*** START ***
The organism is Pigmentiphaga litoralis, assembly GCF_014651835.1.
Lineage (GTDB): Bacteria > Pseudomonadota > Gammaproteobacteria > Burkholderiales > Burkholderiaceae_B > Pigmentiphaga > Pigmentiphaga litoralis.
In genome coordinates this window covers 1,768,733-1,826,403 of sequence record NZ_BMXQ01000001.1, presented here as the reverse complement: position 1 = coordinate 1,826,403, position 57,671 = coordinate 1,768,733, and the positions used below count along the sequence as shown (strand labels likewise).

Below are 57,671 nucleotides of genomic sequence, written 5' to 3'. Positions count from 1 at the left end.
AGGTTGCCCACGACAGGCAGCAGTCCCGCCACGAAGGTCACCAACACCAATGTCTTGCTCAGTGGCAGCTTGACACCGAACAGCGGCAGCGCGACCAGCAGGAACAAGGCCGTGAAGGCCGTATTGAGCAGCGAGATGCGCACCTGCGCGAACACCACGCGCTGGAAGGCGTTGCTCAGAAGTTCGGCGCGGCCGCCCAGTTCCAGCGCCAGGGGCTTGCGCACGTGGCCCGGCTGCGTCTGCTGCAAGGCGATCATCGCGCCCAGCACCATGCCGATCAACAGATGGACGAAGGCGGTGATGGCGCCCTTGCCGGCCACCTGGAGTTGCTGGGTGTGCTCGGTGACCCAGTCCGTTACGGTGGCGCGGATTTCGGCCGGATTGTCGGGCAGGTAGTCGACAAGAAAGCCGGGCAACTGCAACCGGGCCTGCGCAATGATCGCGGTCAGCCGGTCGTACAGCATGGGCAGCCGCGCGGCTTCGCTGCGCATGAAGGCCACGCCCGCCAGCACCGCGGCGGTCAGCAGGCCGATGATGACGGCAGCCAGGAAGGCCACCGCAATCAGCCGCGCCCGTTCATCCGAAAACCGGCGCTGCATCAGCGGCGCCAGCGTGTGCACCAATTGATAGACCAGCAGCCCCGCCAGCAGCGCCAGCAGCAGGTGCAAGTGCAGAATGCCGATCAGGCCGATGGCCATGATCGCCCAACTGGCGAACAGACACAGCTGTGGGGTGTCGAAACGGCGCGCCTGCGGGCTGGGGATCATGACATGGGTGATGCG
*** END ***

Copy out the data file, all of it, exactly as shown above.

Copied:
The organism is Pigmentiphaga litoralis, assembly GCF_014651835.1.
Lineage (GTDB): Bacteria > Pseudomonadota > Gammaproteobacteria > Burkholderiales > Burkholderiaceae_B > Pigmentiphaga > Pigmentiphaga litoralis.
In genome coordinates this window covers 1,768,733-1,826,403 of sequence record NZ_BMXQ01000001.1, presented here as the reverse complement: position 1 = coordinate 1,826,403, position 57,671 = coordinate 1,768,733, and the positions used below count along the sequence as shown (strand labels likewise).

Below are 57,671 nucleotides of genomic sequence, written 5' to 3'. Positions count from 1 at the left end.
AGGTTGCCCACGACAGGCAGCAGTCCCGCCACGAAGGTCACCAACACCAATGTCTTGCTCAGTGGCAGCTTGACACCGAACAGCGGCAGCGCGACCAGCAGGAACAAGGCCGTGAAGGCCGTATTGAGCAGCGAGATGCGCACCTGCGCGAACACCACGCGCTGGAAGGCGTTGCTCAGAAGTTCGGCGCGGCCGCCCAGTTCCAGCGCCAGGGGCTTGCGCACGTGGCCCGGCTGCGTCTGCTGCAAGGCGATCATCGCGCCCAGCACCATGCCGATCAACAGATGGACGAAGGCGGTGATGGCGCCCTTGCCGGCCACCTGGAGTTGCTGGGTGTGCTCGGTGACCCAGTCCGTTACGGTGGCGCGGATTTCGGCCGGATTGTCGGGCAGGTAGTCGACAAGAAAGCCGGGCAACTGCAACCGGGCCTGCGCAATGATCGCGGTCAGCCGGTCGTACAGCATGGGCAGCCGCGCGGCTTCGCTGCGCATGAAGGCCACGCCCGCCAGCACCGCGGCGGTCAGCAGGCCGATGATGACGGCAGCCAGGAAGGCCACCGCAATCAGCCGCGCCCGTTCATCCGAAAACCGGCGCTGCATCAGCGGCGCCAGCGTGTGCACCAATTGATAGACCAGCAGCCCCGCCAGCAGCGCCAGCAGCAGGTGCAAGTGCAGAATGCCGATCAGGCCGATGGCCATGATCGCCCAACTGGCGAACAGACACAGCTGTGGGGTGTCGAAACGGCGCGCCTGCGGGCTGGGGATCATGACATGGGTGATGCG